European Union leaders will unveil a plan on Monday to use EU funds to back private-sector bonds for large infrastructure projects, in the hope of kick-starting more funding for transport and energy programmes that they fear are being crippled by austerity measures.

According to a draft “working paper” obtained by the Financial Times, officials at the European Commission, the EU’s executive branch, believe private financing has dried up for trans-European road, rail and electricity projects during the economic crisis and needs government backing to return.

“Given the distressed state of many member states’ budgets, it will be essential to mobilise additional sources of private finance if the EU’s infrastructure needs are to be met,” the document states.

Officials involved in the plan said the draft did not represent a firm proposal from the Commission, whichhas the task of initiating all EU legislation. Instead, it was a “consultation paper” intended to solicit views from potential investors and other stakeholders.

Still, the document for the first time outlines how EU officials believe EU funds could be used to support new infrastructure projects.

According to the paper, the EU and the European Investment Bank would provide either guarantees that private debt issued for a new project would be repaid, using EU funds if necessary, or a direct loan at a subordinated level, making it more likely that more senior private debt would be repaid.

“By providing support at the subordinated level, the initiative would absorb much of the risk of insufficient cash being available to service the senior debt, thereby raising its credit quality,” the paper states. “During the construction period, the credit line could be called upon to meet funding shortfalls and thus ensure that projects will reach operating period.”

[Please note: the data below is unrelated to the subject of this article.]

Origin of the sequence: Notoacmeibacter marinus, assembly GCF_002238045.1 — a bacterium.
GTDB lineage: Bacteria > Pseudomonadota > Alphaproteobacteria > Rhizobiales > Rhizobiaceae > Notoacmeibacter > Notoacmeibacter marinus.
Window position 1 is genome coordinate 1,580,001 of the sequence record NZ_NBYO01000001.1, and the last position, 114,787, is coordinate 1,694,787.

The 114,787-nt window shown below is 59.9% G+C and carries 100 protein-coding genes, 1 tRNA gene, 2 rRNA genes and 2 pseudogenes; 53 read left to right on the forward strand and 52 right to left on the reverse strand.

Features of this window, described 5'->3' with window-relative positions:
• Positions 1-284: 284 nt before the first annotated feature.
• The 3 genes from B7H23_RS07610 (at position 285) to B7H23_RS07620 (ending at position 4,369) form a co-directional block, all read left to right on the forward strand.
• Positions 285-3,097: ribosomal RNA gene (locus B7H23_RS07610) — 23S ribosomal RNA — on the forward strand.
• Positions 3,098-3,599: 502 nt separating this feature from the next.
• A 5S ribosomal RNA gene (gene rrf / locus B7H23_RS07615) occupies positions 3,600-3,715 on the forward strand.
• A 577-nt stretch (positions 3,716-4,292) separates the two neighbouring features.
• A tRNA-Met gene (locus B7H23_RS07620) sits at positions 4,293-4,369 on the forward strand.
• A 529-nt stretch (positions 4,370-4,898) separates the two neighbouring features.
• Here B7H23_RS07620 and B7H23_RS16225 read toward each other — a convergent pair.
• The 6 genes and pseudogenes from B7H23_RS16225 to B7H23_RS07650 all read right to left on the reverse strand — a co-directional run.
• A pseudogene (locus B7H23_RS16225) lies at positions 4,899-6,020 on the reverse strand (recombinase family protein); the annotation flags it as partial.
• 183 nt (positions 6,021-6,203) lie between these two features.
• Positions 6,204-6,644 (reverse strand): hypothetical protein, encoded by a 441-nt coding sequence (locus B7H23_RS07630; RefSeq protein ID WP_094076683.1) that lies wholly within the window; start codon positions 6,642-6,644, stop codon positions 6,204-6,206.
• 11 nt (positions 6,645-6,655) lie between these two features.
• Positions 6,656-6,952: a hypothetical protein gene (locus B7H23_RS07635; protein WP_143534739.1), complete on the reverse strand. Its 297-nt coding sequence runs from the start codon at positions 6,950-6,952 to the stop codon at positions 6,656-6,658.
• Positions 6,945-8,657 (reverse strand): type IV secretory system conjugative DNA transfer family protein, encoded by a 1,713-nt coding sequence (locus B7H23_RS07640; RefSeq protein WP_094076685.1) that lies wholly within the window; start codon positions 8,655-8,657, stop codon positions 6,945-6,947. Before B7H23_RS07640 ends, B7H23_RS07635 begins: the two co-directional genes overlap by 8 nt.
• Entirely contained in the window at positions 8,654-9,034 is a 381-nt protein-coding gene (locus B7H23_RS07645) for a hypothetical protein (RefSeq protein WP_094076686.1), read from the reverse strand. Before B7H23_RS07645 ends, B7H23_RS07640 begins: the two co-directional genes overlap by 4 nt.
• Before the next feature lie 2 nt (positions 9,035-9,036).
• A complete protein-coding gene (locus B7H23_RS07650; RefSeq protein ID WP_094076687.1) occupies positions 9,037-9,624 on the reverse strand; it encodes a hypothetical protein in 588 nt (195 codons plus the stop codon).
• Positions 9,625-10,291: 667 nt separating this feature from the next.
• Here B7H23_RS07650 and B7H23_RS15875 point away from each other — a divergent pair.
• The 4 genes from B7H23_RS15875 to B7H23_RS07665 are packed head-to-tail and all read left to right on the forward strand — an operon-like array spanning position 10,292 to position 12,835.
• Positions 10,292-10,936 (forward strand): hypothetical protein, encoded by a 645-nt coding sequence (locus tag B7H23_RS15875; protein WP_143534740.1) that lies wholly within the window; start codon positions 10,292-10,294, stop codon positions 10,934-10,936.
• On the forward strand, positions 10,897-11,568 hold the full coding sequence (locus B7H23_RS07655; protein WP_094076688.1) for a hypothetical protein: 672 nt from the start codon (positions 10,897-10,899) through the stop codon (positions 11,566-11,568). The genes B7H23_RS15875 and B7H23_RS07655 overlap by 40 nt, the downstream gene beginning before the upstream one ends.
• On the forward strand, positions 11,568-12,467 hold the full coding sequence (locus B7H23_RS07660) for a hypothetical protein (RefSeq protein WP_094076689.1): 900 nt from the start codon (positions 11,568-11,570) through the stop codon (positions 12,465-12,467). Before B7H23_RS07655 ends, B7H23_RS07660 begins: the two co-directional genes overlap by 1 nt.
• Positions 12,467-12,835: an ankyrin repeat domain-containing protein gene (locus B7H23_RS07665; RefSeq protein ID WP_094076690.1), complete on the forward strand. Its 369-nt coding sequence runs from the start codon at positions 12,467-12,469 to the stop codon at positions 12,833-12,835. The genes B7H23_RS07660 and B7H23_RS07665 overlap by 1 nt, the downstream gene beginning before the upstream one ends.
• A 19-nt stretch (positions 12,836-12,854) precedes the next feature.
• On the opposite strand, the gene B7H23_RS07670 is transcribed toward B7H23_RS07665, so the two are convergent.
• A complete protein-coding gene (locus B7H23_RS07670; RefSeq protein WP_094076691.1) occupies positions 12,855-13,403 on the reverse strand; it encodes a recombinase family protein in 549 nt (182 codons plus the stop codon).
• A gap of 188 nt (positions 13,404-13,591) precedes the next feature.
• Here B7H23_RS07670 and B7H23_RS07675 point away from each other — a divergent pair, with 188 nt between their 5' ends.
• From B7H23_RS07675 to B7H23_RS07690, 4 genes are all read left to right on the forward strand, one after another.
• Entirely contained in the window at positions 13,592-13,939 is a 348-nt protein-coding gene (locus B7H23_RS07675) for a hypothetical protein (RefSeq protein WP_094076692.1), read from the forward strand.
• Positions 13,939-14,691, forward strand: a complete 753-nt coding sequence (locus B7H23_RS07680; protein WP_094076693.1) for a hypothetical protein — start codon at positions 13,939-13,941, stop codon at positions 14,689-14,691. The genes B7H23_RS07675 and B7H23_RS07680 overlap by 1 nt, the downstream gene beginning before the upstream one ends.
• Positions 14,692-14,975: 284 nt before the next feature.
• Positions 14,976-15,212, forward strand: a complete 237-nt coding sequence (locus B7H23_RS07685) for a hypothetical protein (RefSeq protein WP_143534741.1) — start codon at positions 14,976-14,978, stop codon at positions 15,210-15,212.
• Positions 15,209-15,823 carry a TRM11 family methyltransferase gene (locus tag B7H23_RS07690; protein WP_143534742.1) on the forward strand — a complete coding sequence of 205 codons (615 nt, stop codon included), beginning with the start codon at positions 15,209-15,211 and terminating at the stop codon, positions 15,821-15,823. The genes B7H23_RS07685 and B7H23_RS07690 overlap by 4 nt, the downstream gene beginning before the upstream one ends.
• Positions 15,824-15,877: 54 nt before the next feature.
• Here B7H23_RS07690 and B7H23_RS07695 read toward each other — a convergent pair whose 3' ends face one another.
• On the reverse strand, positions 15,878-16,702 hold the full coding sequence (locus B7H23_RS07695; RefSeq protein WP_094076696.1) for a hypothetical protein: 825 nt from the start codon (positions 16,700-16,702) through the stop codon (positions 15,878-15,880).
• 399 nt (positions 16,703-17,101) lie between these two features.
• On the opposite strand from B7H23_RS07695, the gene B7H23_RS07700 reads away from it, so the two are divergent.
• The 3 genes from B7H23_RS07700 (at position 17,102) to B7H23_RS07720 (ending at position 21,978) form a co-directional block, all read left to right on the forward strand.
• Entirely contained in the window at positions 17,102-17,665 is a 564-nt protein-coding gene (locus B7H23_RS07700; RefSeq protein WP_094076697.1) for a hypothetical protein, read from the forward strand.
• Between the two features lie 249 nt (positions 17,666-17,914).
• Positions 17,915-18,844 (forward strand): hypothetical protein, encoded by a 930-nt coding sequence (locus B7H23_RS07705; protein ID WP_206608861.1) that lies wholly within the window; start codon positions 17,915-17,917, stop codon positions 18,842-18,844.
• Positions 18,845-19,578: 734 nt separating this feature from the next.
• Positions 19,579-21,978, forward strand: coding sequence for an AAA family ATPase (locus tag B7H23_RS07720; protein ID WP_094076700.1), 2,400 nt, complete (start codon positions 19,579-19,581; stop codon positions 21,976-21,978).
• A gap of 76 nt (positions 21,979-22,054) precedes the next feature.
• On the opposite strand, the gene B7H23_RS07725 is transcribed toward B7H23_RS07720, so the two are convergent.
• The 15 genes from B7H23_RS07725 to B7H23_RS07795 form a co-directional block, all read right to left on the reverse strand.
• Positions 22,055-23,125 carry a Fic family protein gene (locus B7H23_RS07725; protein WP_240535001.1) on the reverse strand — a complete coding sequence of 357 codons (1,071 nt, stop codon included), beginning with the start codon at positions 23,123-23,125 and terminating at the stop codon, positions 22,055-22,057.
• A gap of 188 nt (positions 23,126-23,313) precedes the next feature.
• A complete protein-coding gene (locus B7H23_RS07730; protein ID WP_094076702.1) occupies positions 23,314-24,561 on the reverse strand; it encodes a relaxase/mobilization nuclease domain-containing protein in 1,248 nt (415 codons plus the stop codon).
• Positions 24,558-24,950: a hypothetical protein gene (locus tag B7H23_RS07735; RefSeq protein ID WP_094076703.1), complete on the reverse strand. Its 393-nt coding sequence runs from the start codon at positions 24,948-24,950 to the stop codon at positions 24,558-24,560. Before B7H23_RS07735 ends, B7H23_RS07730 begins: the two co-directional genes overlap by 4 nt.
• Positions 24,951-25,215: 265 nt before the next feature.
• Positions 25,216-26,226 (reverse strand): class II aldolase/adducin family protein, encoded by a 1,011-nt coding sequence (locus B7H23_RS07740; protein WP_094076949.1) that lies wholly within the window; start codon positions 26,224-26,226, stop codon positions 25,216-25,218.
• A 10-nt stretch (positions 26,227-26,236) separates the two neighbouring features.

The plan, which the paper calls “Europe 2020 Project Bond Initiative”, is expected to be unveiled on Monday by Olli Rehn, the European Commission’s economic chief, and Philippe Maystadt, head of the EIB.

According to preliminary estimates by EU officials, the bloc needs €1,500bn ($2,100bn) to €2,000bn in infrastructure investments over the next decade to remain competitive, including €500bn on transport links and €1,100bn on energy projects such as new electricity transmission networks and generating plants.

As much as €268bn is also needed to give most EU citizens access to broadband internet connection, which European heads of government have set as a goal.

The project bonds plan faces significant hurdles, including resistance in some member states to using EU money even as loan guarantees.

In addition, the document makes clear that EU officials remain unsure whether the guarantees would spur new investment. In a section labelled “questions”, the document raises doubts about whether the system is “likely to attract private sector institutional investors” to the large infrastructure projects.

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